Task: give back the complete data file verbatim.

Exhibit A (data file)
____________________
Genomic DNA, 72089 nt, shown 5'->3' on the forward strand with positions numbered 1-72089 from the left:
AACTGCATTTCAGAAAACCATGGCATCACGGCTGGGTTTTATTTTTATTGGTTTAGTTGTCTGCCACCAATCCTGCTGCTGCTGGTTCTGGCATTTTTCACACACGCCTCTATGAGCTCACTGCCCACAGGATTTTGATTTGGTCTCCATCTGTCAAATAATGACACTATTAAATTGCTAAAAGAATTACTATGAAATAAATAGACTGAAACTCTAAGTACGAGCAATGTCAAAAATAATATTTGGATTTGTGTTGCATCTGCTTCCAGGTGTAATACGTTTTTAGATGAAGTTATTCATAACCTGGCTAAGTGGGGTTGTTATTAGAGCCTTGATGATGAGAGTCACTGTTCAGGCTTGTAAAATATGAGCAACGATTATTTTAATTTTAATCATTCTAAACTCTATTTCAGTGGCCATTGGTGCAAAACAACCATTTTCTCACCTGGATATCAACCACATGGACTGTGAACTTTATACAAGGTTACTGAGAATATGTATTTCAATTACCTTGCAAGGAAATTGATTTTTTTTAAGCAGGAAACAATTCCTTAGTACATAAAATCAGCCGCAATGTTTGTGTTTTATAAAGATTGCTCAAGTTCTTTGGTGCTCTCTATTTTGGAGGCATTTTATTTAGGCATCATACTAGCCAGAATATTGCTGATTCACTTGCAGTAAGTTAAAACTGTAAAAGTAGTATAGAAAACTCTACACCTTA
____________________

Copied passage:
Genomic DNA, 72089 nt, shown 5'->3' on the forward strand with positions numbered 1-72089 from the left:
AACTGCATTTCAGAAAACCATGGCATCACGGCTGGGTTTTATTTTTATTGGTTTAGTTGTCTGCCACCAATCCTGCTGCTGCTGGTTCTGGCATTTTTCACACACGCCTCTATGAGCTCACTGCCCACAGGATTTTGATTTGGTCTCCATCTGTCAAATAATGACACTATTAAATTGCTAAAAGAATTACTATGAAATAAATAGACTGAAACTCTAAGTACGAGCAATGTCAAAAATAATATTTGGATTTGTGTTGCATCTGCTTCCAGGTGTAATACGTTTTTAGATGAAGTTATTCATAACCTGGCTAAGTGGGGTTGTTATTAGAGCCTTGATGATGAGAGTCACTGTTCAGGCTTGTAAAATATGAGCAACGATTATTTTAATTTTAATCATTCTAAACTCTATTTCAGTGGCCATTGGTGCAAAACAACCATTTTCTCACCTGGATATCAACCACATGGACTGTGAACTTTATACAAGGTTACTGAGAATATGTATTTCAATTACCTTGCAAGGAAATTGATTTTTTTTAAGCAGGAAACAATTCCTTAGTACATAAAATCAGCCGCAATGTTTGTGTTTTATAAAGATTGCTCAAGTTCTTTGGTGCTCTCTATTTTGGAGGCATTTTATTTAGGCATCATACTAGCCAGAATATTGCTGATTCACTTGCAGTAAGTTAAAACTGTAAAAGTAGTATAGAAAACTCTACACCTTA